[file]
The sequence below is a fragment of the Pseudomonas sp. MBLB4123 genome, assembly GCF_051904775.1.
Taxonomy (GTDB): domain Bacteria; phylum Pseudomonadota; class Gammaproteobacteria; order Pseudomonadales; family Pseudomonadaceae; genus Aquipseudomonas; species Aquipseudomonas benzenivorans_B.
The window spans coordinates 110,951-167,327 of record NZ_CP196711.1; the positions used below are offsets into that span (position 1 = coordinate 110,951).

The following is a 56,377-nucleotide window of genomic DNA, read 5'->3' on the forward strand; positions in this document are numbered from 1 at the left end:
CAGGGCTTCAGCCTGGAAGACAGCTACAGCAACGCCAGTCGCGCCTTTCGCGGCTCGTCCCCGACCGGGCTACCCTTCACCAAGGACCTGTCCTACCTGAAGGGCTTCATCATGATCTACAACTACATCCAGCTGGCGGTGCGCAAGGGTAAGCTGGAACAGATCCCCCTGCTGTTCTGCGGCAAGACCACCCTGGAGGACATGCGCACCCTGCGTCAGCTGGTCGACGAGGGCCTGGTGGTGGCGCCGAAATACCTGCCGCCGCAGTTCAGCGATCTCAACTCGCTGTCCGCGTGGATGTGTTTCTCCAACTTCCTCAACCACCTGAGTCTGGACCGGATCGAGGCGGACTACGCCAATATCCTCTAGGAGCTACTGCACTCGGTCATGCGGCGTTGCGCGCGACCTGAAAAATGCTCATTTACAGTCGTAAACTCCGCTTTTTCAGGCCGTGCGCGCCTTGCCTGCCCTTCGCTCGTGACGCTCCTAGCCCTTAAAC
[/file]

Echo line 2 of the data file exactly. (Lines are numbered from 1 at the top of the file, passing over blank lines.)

Taxonomy (GTDB): domain Bacteria; phylum Pseudomonadota; class Gammaproteobacteria; order Pseudomonadales; family Pseudomonadaceae; genus Aquipseudomonas; species Aquipseudomonas benzenivorans_B.